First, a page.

There is something about digital dexterity games. The difficulty of interacting with the game posed by the unnatural controls (keys, clicks or taps) makes it a rather weird genre. aa is also suffering from this problem, but the simplicity of the design really make up for it.
aa is the first of a series of minimalist games that deal with pins as projectiles. In this one, you will need to fit your set of pins into one rotating ball, making sure the pin bobs don't ever touch... or you lose.
The levels increase in difficulty, by adding more pins to fit, and increasing the speed of rotation. The direction of the rotation changes too from level to level, just to give you a headache. But don't worry, just as you'll begin getting used to it, the speed will start to change within the same level, and eventually the direction will too.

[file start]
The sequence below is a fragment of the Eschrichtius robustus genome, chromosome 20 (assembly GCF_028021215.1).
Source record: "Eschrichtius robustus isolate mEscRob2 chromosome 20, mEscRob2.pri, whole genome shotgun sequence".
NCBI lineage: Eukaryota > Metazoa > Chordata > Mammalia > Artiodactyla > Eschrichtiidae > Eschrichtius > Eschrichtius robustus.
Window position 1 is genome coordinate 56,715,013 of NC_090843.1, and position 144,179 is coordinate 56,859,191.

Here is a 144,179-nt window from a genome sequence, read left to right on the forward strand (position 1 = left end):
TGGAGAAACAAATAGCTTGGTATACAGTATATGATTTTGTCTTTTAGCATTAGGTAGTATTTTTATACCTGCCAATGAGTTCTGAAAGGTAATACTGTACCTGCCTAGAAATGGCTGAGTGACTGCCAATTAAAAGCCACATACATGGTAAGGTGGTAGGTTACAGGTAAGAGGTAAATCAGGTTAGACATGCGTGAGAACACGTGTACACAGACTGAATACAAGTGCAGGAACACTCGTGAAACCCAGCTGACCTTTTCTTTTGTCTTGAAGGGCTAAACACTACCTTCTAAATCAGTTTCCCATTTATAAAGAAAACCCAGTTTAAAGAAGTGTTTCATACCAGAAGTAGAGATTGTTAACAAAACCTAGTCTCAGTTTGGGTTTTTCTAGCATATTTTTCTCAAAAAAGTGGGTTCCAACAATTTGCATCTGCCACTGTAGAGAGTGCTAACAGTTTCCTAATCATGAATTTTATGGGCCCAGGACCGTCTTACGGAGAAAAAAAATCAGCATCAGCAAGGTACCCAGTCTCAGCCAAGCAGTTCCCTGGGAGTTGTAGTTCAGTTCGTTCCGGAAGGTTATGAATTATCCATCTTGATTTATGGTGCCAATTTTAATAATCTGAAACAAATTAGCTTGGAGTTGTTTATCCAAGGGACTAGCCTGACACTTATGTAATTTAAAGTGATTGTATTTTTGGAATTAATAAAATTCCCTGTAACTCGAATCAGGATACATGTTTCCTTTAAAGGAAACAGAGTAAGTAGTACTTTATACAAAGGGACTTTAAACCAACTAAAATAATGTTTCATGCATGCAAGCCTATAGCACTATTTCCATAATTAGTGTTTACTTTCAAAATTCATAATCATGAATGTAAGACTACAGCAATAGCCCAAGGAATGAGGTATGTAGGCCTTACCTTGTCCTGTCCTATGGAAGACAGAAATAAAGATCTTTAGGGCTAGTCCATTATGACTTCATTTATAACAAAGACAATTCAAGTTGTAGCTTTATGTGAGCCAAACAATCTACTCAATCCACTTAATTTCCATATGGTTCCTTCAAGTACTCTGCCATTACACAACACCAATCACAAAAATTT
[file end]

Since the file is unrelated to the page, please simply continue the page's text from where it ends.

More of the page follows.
A simple "throw" between to existing pins will soon need to give away to more exquisite methods of pin delivery. As spaces get tight, you will eventually need to gauge the speed, time your throws, learn to make several throws in succession and even develop a rhythm. In-level speed changes are also cyclical, but free spaces may become harder to access due to them constantly showing up when the ball speeds up, for example.
I have also noticed that the game throws in a bit of mockery. Whenever you fail a level, the screen turns red for a moment and you get back to the main menu. However, when you fail by your last thrown pin, the red screen lingers on for a while, like it's saying "Look how close you were, but you blew it anyway, you loser. Ha ha ha!" I know that's what the devs intended for you to think, and it's rather painful, thank you.
I am tempted to check out the other games of General Adaptive Apps. But I am going to wait until I get deeply frustrated with aa. I have no doubt that ff or rr are just as unforgiving as this one. be that as it may, the minimalist nature is rather comforting in a sea of unnecessary eye candy.